Guest column: Social Security needs protection
I have always believed that if we, as employees and our respective employers, are required to pay into Social Security, the rules and benefits should not be changed in midstream. Currently Social Security benefits are based on the Consumer Price Index (CPI) that is released annually by the United States Bureau of Labor Statistics. The United States Congress is considering changing the annual cost of living adjustments calculated for Social Security recipients by going to a system called the Chained Consumer Price Index (CCPI).
The problem with the CCPI is; it finds smaller increases in consumer prices than the traditional CPI by estimating how consumers may change their buying habits as prices change. According to the Center for Economic and Policy Research, changing to the CCPI would result in significant cuts to Social Security benefits. A cut of roughly 3 percent after 10 years, about 6 percent after 20 years, and close to 9 percent over 30 years. For the average worker retiring at age 65, this would mean a cut of about $650 each year and by age 75, a cut of $1,130.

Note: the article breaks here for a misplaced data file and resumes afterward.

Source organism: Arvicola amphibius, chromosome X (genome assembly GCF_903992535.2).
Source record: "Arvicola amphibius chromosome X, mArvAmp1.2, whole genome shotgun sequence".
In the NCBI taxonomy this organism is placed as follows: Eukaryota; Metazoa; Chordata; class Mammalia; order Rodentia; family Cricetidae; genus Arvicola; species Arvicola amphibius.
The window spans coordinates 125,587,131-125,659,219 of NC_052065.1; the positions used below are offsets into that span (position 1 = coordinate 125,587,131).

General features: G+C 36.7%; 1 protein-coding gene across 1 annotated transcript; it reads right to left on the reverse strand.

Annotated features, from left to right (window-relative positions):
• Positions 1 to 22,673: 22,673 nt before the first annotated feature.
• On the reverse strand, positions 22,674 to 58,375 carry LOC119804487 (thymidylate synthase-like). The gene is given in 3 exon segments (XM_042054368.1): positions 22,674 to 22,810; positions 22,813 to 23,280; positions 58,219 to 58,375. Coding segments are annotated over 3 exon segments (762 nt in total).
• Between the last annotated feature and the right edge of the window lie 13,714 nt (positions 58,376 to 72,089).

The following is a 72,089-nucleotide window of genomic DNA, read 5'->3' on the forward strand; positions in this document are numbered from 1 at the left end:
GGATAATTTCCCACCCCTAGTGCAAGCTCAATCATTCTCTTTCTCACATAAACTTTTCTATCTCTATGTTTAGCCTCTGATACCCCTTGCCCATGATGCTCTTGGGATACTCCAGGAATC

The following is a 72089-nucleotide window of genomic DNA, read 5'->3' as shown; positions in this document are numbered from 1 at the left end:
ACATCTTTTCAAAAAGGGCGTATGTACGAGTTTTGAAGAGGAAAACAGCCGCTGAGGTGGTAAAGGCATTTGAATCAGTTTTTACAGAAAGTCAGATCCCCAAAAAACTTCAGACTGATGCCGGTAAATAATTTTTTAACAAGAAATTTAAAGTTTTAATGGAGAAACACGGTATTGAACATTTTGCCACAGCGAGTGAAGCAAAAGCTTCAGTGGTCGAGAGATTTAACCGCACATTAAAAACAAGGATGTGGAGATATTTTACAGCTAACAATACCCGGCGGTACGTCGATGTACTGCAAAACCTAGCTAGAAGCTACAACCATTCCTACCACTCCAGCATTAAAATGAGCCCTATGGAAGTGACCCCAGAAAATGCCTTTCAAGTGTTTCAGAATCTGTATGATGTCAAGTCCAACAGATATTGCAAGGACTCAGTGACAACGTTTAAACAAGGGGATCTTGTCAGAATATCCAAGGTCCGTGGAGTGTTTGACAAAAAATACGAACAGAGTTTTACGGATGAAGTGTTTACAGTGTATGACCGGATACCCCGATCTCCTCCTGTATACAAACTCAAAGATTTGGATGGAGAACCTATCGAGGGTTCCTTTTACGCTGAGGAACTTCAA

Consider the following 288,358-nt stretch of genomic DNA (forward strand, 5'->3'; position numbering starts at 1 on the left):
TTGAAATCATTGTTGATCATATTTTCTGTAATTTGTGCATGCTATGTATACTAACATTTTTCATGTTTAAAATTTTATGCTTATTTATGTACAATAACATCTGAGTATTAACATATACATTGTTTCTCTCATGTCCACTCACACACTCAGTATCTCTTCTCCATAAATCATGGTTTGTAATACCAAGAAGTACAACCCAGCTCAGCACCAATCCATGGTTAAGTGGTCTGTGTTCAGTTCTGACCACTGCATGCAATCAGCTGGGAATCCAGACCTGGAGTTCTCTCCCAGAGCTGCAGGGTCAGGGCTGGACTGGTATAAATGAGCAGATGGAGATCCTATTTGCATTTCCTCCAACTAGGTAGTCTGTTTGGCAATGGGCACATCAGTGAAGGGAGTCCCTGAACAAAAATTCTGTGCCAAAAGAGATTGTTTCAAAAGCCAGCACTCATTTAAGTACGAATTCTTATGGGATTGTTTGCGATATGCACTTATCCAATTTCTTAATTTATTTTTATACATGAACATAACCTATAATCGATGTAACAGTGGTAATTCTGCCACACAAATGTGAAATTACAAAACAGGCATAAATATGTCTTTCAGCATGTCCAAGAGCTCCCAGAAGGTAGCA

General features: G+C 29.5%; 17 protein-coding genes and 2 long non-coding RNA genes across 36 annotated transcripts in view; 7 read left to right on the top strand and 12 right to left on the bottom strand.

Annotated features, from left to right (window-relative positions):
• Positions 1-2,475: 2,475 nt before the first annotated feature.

In a society where our seniors are already struggling, I believe this is the wrong direction for the United States Congress to go. I, along with a number of my colleagues, have introduced House Resolution 21 urging Congress to protect the Social Security benefits that aid our most vulnerable citizens and to vote against any legislation that would base cost of living adjustments to the Chained Consumer Price Index
In other news, I was happy to welcome members of Leadership Weirton to the State Capitol. Leadership Weirton represents numerous businesses in the area that continue to invest in the growth of their employees. The members are committed to learning and sharing information that can help each other better serve their respective professions and customers. Members that made the long trip to Charleston were, Alecia Sirk; Renee Salkovick, Mary Lee Ammon; Lawrence DeRosa; Will Beaumont; Danielle Welshans; Karen Mason; Marisa Marino; Mary Lou Martire-Pittman; Patty Soplinski, and Jennifer McHenry. Leadership Weirton is committed to working for a better community and a better West Virginia.
Stop by if you are in Charleston. Contact information: Facebook page: Randy Swartzmiller, or follow me on Twitter: @WV_Delegate, or my e-mail: email@example.com or write to: Randy Swartzmiller, State Delegate, Room 242, Building 1 State Capitol Complex Charleston, WV 25305 or call, Capitol Office: 304.340.3138 or Mobile: 304.479.5140
(Swartzmiller is the speaker pro tempore of the House of Delegates, and represents the 1st District, including Hancock County and parts of Brooke County)